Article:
Doctors became active in many of the efforts to continue prescribing alcohol and to end Prohibition, even in the first years after it was enacted. The American Medical Editors’ Association argued that the law interfered with the “free practice of therapeutics,” and in 1921, John Davin, a physician activist in New York, went before the U.S. Senate Judiciary Committee to argue in favor of the medicinal qualities of beer. He cited its use as a treatment for anthrax poisoning and anemia.
“How many such lives have you saved?” one senator asked him.
Davin replied, “I should say hundreds.”
“How many hundreds, about?”
“Well, to be modest, say 100.”
In 1922, just two years into the ban, the American Medical Association backed off from its resolution of 1917 condemning alcohol consumption. Some physicians considered any legal ban on alcohol use as an infringement of personal liberty, while others began to suspect that a prohibition on alcohol might actually harm patients. One study in 1928 showed a precipitous drop-off in alcohol consumption in 1920, and another revealed that alcohol-related harm decreased by as much as 60%. But, as observance of the ban faltered, alcohol consumption grew year by year.
In hindsight, Prohibition was a textbook case of unintended consequences. By pushing alcohol production to the black market, it encouraged suppliers to make lower-volume, higher-proof contraband, and the potency of alcohol increased 150%. With increased potency came increases in injury and mortality. Thousands of people died drinking unregulated distilled spirits and adulterated liquor. Medical examiners also discovered that federal authorities had intentionally poisoned industrial alcohol, in an effort to keep it from being diverted for human consumption, but the tactic backfired and killed as many as 10,000 people. And of course, criminal enterprises built on bootleg liquor took countless lives. An accumulation of these factors led, in 1933, to the 21st Amendment, which put an end to the experiment.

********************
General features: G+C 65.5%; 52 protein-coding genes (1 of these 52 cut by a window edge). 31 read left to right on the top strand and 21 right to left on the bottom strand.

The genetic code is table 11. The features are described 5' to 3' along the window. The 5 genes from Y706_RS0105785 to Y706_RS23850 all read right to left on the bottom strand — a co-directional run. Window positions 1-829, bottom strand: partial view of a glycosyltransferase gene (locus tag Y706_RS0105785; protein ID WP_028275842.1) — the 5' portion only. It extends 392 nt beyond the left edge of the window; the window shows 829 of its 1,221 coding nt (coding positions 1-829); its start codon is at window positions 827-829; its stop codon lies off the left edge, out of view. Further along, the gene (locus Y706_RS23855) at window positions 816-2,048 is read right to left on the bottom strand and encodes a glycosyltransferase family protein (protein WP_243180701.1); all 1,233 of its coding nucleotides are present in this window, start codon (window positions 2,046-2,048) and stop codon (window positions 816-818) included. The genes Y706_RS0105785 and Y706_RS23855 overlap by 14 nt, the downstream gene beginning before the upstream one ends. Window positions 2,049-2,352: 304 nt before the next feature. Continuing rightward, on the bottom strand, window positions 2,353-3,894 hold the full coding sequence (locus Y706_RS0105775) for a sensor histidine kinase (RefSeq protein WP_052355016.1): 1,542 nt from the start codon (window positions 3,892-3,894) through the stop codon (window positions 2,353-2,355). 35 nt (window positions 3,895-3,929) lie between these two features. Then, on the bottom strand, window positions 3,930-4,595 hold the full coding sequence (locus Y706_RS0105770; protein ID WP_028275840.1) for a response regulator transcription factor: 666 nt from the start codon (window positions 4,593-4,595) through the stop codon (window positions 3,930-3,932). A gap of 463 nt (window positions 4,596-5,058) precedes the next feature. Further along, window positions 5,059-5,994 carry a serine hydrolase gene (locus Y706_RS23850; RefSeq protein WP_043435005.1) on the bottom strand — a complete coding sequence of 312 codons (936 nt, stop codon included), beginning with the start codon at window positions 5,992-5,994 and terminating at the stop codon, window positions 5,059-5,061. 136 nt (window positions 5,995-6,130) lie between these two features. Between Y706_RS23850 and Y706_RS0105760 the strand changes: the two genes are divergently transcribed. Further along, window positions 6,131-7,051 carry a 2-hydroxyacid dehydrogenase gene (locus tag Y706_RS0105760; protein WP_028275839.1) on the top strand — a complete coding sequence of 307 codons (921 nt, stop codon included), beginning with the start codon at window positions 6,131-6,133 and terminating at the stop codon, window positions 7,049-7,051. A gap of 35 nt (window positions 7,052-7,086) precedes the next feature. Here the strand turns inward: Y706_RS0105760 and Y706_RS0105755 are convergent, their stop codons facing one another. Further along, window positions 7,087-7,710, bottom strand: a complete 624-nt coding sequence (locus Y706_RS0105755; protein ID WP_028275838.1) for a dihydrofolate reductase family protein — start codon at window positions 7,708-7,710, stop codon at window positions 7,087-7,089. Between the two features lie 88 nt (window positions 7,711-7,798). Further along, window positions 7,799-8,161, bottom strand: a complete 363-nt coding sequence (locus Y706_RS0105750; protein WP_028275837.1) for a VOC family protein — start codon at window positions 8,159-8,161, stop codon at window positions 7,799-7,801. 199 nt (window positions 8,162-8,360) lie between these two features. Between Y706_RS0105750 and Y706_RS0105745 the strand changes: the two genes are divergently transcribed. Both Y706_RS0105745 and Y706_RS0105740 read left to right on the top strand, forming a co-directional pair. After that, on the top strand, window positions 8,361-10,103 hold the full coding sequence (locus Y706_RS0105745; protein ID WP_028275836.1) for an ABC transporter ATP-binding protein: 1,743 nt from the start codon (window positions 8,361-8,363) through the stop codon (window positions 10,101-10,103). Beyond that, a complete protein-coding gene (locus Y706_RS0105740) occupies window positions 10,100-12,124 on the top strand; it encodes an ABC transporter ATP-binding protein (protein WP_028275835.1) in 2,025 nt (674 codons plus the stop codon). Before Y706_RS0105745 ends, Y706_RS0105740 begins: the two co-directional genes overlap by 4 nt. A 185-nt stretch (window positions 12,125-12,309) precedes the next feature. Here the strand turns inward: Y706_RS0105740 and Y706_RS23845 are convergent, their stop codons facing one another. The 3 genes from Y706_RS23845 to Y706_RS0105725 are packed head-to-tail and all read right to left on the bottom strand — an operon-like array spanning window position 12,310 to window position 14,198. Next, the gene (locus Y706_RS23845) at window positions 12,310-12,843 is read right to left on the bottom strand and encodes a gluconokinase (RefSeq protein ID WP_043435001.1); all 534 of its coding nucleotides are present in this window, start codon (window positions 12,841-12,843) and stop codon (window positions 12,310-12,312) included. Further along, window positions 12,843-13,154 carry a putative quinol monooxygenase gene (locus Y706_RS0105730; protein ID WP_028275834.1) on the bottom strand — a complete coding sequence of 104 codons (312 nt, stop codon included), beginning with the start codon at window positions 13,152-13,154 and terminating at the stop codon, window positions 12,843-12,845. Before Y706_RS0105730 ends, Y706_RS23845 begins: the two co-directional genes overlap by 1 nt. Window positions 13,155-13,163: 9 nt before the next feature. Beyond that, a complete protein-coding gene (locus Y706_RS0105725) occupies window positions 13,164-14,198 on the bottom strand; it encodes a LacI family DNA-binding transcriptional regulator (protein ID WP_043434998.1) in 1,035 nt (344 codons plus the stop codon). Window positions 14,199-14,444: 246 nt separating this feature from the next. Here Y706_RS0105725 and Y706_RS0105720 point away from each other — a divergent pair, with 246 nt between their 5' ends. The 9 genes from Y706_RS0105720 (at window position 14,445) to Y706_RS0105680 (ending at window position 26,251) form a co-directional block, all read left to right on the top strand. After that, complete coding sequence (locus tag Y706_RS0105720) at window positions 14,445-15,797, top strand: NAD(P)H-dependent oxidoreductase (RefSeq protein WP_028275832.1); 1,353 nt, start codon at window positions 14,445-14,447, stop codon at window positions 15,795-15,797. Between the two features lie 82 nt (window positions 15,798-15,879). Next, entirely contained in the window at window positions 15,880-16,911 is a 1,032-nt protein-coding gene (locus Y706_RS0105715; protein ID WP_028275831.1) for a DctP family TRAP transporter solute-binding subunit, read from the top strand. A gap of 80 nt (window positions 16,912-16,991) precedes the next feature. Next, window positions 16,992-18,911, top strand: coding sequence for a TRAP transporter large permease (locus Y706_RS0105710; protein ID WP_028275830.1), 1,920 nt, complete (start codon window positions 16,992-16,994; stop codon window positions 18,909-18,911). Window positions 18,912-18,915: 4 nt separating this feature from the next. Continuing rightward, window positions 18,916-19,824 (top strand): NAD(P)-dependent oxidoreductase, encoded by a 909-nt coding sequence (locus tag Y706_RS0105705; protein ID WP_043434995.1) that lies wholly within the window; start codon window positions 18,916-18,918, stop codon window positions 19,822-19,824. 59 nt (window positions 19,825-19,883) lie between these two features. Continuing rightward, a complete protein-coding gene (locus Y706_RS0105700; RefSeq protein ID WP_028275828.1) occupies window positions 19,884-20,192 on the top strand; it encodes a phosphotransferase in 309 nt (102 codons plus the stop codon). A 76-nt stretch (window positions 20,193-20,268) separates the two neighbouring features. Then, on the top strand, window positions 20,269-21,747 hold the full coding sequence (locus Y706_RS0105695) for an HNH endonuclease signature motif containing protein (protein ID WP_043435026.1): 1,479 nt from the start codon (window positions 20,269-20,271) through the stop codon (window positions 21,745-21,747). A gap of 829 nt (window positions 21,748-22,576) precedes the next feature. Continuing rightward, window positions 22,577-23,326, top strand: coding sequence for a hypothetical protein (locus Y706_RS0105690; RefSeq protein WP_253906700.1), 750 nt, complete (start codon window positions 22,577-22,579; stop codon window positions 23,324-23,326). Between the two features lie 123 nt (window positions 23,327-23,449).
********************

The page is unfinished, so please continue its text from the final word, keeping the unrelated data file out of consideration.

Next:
Concerns about alcohol use and dependence outlived Prohibition, of course, and efforts to address alcoholism and other addictions continue today. According to Sarah Wakeman, medical director of the Substance Use Disorders Initiative at Massachusetts General Hospital, the unintended consequences of “prohibitionist thinking” continue to dog policies around addictive substances, often harming people who use drugs. Recent efforts to curtail the supply of prescription opioids and heroin, for instance, have created a market filled with ever-more potent substances, including illicitly manufactured fentanyl. These pose an increased risk and cause tens of thousands of deaths, Wakeman says, echoing what happened with bootleg liquor.
“Even though it’s popular to say the opioid crisis is a public health issue, many people—including people in the medical field—think in their heart of hearts that it’s an issue of people behaving badly, who deserve punishment,” Wakeman says. This can translate into policies and practices, both nationally and within hospital systems themselves, that deny medication and treatment to patients who struggle with addiction.
Such attitudes help explain why, of the estimated 21 million Americans with alcohol or substance use disorders, according to the most recent federal survey data, only 19% receive any treatment. “For the past 100 years, we have approached drug use and addiction as a criminal justice issue, not as a medical issue,” says Wakeman. “It’s time for that to change.”